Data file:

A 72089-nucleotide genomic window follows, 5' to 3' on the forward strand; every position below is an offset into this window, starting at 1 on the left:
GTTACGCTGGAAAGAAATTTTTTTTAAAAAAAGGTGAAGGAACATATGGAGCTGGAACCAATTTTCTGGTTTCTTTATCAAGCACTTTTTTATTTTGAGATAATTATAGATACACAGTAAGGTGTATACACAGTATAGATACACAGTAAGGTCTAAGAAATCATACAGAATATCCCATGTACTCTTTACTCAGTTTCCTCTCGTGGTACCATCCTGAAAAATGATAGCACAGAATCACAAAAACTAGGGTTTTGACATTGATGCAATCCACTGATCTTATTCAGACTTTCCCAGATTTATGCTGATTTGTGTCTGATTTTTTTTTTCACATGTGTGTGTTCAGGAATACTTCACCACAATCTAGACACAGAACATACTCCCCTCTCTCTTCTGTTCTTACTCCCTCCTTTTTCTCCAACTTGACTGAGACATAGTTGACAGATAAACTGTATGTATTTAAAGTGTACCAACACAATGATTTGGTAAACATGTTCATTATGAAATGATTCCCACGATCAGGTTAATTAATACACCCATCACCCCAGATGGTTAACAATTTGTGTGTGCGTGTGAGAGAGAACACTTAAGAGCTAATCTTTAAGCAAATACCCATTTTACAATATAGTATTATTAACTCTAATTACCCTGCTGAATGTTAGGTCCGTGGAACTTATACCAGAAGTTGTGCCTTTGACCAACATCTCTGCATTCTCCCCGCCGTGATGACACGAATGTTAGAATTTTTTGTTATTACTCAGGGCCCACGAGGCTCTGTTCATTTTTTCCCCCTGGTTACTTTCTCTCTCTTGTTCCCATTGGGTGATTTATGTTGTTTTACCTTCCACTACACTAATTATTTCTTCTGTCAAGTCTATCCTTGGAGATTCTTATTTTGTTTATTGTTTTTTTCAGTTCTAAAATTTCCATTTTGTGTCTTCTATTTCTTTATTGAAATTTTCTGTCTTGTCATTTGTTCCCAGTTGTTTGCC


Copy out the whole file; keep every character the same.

A 72089-nucleotide genomic window follows, 5' to 3' on the forward strand; every position below is an offset into this window, starting at 1 on the left:
GTTACGCTGGAAAGAAATTTTTTTTAAAAAAAGGTGAAGGAACATATGGAGCTGGAACCAATTTTCTGGTTTCTTTATCAAGCACTTTTTTATTTTGAGATAATTATAGATACACAGTAAGGTGTATACACAGTATAGATACACAGTAAGGTCTAAGAAATCATACAGAATATCCCATGTACTCTTTACTCAGTTTCCTCTCGTGGTACCATCCTGAAAAATGATAGCACAGAATCACAAAAACTAGGGTTTTGACATTGATGCAATCCACTGATCTTATTCAGACTTTCCCAGATTTATGCTGATTTGTGTCTGATTTTTTTTTTCACATGTGTGTGTTCAGGAATACTTCACCACAATCTAGACACAGAACATACTCCCCTCTCTCTTCTGTTCTTACTCCCTCCTTTTTCTCCAACTTGACTGAGACATAGTTGACAGATAAACTGTATGTATTTAAAGTGTACCAACACAATGATTTGGTAAACATGTTCATTATGAAATGATTCCCACGATCAGGTTAATTAATACACCCATCACCCCAGATGGTTAACAATTTGTGTGTGCGTGTGAGAGAGAACACTTAAGAGCTAATCTTTAAGCAAATACCCATTTTACAATATAGTATTATTAACTCTAATTACCCTGCTGAATGTTAGGTCCGTGGAACTTATACCAGAAGTTGTGCCTTTGACCAACATCTCTGCATTCTCCCCGCCGTGATGACACGAATGTTAGAATTTTTTGTTATTACTCAGGGCCCACGAGGCTCTGTTCATTTTTTCCCCCTGGTTACTTTCTCTCTCTTGTTCCCATTGGGTGATTTATGTTGTTTTACCTTCCACTACACTAATTATTTCTTCTGTCAAGTCTATCCTTGGAGATTCTTATTTTGTTTATTGTTTTTTTCAGTTCTAAAATTTCCATTTTGTGTCTTCTATTTCTTTATTGAAATTTTCTGTCTTGTCATTTGTTCCCAGTTGTTTGCC